Web-based spell checking comes to Chrome 26
The latest stable release of Chrome, version 26, brings yet another web-based service to the browser; spell checking. The new "Ask Google for suggestions" feature has been added to the existing spell checking capabilities and, when enabled, allows the spell checker to consult Google Search's spelling checker for its suggestions.
This means it can make use of the grammar and homonym checking, knowledge of proper nouns and context-sensitive corrections that Google Search's checker is also capable of. Other enhancements refreshed dictionaries for all languages and added the ability to sync words added by the user to the dictionary between Chrome instances. The new features are available on Windows, Linux and Chrome OS. Mac OS X support is still being worked on.
On Windows, Google has added the ability to create multiple user profiles shortcuts on the desktop. This is a quick, though not secure, way of allowing users on a shared PC to have their own personalised instance of Chrome. On Mac and Linux, Chrome users should see improved performance when downloading pages with content from or links to many domains as DNS queries will now be made asynchronously.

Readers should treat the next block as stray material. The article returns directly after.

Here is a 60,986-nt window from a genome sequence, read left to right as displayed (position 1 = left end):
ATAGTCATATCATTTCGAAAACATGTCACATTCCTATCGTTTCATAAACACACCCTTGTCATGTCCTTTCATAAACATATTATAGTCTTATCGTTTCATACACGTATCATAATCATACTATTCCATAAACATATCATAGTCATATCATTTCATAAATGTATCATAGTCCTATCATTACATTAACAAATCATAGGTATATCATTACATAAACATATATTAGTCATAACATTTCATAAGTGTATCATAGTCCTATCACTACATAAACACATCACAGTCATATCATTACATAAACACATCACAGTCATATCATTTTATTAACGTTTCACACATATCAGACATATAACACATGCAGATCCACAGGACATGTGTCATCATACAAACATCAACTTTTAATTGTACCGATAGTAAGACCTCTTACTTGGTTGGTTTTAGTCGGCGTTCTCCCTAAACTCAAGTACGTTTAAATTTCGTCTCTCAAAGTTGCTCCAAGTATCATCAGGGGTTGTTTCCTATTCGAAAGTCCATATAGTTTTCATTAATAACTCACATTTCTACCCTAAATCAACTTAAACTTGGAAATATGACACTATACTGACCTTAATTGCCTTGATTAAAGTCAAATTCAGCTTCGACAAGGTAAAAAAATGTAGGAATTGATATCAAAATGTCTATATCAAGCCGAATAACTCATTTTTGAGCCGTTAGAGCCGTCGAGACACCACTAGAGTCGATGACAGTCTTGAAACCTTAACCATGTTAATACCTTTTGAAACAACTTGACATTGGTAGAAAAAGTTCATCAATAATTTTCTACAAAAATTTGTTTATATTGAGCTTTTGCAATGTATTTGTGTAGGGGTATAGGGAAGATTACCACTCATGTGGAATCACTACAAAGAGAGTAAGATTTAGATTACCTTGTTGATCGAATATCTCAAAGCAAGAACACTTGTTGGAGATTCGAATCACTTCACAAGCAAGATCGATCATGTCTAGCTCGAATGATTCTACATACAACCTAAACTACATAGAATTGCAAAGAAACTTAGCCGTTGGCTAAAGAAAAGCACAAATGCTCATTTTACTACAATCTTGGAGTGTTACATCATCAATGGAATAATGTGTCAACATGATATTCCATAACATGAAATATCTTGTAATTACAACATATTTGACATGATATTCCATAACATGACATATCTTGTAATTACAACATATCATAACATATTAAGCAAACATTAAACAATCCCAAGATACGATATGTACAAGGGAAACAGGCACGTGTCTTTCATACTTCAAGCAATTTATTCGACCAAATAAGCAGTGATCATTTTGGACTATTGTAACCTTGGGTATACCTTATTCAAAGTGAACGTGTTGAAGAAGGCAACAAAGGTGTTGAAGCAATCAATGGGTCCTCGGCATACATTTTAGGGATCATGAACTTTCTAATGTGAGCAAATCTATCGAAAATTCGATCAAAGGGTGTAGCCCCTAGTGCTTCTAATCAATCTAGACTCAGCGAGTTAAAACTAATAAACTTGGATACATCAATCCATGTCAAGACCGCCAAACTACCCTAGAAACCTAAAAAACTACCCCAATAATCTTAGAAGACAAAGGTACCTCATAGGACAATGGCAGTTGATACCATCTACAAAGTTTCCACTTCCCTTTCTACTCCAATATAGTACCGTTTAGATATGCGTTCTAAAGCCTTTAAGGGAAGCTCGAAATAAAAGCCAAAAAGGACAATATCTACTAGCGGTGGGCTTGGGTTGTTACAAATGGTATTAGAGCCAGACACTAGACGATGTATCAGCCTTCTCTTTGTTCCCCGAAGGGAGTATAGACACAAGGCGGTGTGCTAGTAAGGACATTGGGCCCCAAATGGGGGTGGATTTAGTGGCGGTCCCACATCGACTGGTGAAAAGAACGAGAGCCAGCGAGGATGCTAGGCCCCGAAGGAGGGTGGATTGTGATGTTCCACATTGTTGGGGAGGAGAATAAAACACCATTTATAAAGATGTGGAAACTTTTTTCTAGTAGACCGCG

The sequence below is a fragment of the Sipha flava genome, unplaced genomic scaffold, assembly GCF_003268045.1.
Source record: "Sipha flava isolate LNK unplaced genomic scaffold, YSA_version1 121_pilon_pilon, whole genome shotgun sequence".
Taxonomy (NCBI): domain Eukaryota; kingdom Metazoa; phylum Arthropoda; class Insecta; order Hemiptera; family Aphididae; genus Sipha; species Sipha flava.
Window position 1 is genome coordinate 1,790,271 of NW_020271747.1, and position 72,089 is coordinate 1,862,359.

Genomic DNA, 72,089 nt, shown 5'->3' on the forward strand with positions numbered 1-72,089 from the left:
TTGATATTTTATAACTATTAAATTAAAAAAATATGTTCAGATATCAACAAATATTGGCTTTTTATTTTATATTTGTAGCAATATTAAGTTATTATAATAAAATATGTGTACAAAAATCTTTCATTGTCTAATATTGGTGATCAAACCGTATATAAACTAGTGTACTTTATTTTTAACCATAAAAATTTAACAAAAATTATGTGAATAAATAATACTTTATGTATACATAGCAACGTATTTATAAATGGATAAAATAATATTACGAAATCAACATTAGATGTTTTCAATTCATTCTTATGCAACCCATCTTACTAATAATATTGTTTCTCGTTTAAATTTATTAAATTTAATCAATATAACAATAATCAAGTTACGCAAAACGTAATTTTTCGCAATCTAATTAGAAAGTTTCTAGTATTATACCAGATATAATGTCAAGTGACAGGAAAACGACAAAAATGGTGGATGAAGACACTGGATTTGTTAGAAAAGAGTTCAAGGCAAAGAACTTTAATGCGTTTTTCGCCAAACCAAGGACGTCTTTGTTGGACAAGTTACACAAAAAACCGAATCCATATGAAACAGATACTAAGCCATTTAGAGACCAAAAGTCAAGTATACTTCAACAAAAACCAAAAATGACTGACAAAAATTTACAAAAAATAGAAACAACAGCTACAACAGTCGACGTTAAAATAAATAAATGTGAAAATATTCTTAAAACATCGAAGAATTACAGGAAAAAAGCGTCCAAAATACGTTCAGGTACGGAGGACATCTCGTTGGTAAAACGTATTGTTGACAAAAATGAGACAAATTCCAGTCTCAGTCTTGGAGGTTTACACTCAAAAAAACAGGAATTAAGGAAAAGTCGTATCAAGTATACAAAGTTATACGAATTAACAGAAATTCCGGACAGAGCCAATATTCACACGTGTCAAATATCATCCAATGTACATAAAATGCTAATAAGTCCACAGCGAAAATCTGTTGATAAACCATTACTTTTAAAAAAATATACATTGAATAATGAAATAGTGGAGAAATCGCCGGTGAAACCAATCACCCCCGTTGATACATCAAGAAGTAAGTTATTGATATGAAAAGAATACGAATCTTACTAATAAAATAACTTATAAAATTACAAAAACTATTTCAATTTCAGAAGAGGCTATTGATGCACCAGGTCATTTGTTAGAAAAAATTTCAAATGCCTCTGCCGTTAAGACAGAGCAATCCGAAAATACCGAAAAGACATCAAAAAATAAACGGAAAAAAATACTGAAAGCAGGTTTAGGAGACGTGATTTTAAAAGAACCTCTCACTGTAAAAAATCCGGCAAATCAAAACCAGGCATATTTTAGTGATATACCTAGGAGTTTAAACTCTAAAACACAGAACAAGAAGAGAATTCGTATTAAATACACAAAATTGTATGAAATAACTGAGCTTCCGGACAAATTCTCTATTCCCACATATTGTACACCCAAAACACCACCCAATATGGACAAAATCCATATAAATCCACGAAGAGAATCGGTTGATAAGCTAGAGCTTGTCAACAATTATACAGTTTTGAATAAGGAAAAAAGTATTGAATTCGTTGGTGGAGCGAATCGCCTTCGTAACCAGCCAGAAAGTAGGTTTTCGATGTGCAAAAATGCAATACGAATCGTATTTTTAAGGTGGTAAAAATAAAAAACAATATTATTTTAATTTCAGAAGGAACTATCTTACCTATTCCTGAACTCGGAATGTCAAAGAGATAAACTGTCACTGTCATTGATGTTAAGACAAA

On the security front, the most notable fixed bug – worthy of a $1000 bounty – was a high severity use-after-free bug in Web Audio. The other high severity bug, designated CVE-2013-0921, is described as "Ensure isolated web sites run in their own processes", which suggests there was some form of leakage within Chrome's process model. Four medium severity flaws, including a Linux-only hole from use-after-free with popup windows, and five low severity bugs were also fixed in the release. For those interested, a full list of all changes is available in the SVN change log.
Chrome 26 is being delivered as an automatic update to version 26.0.1410.3 on Windows, Mac, Linux and Chrome Frame. It is also available to download from Google. Chrome is free, proprietary software, built from Google's open source Chromium project.